I usually don’t publish the crackpot comments I get about the Black Dahlia case, but the anniversary of the killing (Jan. 15) is bringing out more than the usual amount of crazy stuff. So I’ll make an exception for this message, which I received today.
BlackDahliaSolution.org was the work of John Frederick “Jack” Kohne Jr., who died in 2016 at the age of 83. And please note that I have a folder several inches thick of his material, as he wrote to me frequently using the fake name Jack Pico and the return address of the now-vacant Mailboxes, Etc. in San Diego’s Clairemont Square Mall.
The now-vacant mail drop of “Jack Pico” (John Frederick “Jack” Kohne Jr.) via Google Street View.
Pico/Kohne is gone, but he left as his legacy three terrible ideas that have gone viral over the years.
The first is the photoshopped newspaper front page that Pico/Kohne posted on his website. His bogus Page 1 of the Los Angeles Daily News is so popular that it’s been spread all over the Internet and frequently turns up in print. Graphic designers simply cannot resist the image, even though it’s fake. It’s simply too appealing.
The second: Kohne spent hours looking for “hidden” messages in the crackpot mail sent to the police and the newspapers after Elizabeth Short was killed. He made wild inferences and drew geometric figures between letters, eventually deriving the name “Ed Burns.” Kohne elaborated substantially on the fictional “Ed Burns” to the degree that some people believe there actually was an “Ed Burns” (Spoiler: No, he never existed) and that he was considered a suspect. (Nope, never).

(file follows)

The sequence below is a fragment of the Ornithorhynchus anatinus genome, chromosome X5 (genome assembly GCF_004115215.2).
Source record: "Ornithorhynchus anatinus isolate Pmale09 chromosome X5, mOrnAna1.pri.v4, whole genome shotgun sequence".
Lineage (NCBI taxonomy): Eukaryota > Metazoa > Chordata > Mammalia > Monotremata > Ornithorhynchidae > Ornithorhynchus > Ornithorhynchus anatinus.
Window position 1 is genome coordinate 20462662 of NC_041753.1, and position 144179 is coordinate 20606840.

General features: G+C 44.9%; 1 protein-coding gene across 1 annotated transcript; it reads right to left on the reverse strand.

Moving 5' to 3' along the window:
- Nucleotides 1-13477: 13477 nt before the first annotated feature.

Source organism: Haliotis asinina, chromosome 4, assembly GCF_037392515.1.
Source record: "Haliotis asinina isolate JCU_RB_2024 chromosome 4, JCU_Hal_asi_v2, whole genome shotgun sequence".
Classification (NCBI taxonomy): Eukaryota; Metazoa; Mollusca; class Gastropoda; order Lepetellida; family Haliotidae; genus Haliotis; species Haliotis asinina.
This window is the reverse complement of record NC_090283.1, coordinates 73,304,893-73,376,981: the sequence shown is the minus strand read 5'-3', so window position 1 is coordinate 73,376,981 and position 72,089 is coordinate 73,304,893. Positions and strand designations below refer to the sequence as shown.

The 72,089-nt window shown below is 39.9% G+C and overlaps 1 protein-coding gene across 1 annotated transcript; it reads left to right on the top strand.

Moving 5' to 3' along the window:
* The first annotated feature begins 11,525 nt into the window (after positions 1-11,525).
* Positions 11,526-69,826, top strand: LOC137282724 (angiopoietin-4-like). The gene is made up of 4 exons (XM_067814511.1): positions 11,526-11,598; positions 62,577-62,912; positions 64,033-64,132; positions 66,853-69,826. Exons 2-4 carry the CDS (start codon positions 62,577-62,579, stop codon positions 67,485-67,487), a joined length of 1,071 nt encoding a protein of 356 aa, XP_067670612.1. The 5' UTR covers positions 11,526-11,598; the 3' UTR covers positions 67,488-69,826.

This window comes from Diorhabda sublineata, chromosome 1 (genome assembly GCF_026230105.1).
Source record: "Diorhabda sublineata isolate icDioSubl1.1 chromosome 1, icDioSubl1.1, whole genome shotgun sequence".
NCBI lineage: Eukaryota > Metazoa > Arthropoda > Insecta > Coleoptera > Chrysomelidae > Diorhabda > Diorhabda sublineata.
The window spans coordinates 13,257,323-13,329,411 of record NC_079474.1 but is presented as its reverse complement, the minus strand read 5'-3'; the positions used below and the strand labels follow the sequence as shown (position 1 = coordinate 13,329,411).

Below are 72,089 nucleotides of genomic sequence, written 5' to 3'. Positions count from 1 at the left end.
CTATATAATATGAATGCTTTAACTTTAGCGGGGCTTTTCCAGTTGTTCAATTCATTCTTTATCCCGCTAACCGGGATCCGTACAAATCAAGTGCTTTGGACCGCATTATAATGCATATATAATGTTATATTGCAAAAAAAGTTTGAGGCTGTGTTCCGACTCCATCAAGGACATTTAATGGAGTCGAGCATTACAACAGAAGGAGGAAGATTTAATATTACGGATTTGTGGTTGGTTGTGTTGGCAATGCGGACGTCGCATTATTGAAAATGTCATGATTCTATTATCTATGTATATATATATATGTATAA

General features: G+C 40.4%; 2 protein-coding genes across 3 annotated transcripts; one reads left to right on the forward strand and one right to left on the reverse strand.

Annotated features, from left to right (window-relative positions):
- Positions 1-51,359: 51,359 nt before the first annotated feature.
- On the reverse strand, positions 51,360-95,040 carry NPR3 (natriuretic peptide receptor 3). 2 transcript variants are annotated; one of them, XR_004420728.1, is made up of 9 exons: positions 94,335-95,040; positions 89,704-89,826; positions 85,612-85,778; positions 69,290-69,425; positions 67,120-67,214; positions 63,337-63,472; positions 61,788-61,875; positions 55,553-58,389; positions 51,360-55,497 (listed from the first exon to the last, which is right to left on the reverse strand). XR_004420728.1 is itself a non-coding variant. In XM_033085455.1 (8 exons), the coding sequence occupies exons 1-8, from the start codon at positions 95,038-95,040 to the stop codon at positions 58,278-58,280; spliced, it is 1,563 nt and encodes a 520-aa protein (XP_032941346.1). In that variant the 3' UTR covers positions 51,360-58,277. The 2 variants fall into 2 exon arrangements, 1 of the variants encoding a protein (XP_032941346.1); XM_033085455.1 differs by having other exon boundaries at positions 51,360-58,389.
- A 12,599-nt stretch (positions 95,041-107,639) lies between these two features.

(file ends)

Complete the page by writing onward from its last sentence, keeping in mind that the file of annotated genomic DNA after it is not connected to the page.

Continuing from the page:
Creating “Ed Burns” out of “hidden” messages in crank mail would be bad enough, but there is more.
The third: Pico/Kohne was responsible for the insane idea that the body of Elizabeth Short was left on Norton Avenue as a “pointer” to nearby Degnan Boulevard. And from this bizarre notion, Pico/Kohne went to extreme lengths to link the January 1946 killing, in Chicago, of 6-year-old Suzanne Degnan, and the January 1947 murder of Elizabeth Short in Los Angeles.
If this sounds at all familiar (and it should if you know much about the Black Dahlia case,) it is because retired LAPD Detective III Steve Hodel stole Pico/Kohne’s ridiculous idea and grafted it onto his own bizarre claims about his father, Dr. George Hodel.
If you think I’m kidding, there it is, at left: Kohne’s beautifully drawn but utterly crazy map – using one of the crackpot postcards sent to police and the newspapers, which he said “proved” that the body of Elizabeth Short was a pointer to Degnan Boulevard.
And no, Detective III Hodel has never credited Pico/Kohne with the idea. Steve Hodel claims he discovered it independently.
And to my correspondent, whom I’m not identifying: I know all about Jack Pico/John Frederick “Jack” Kohne Jr. He wrote to me all the time. I have a file 3 inches thick of his material. I’ve examined it thoroughly and it is the work of a madman. I get awfully tired of fighting the same old arguments over and over again.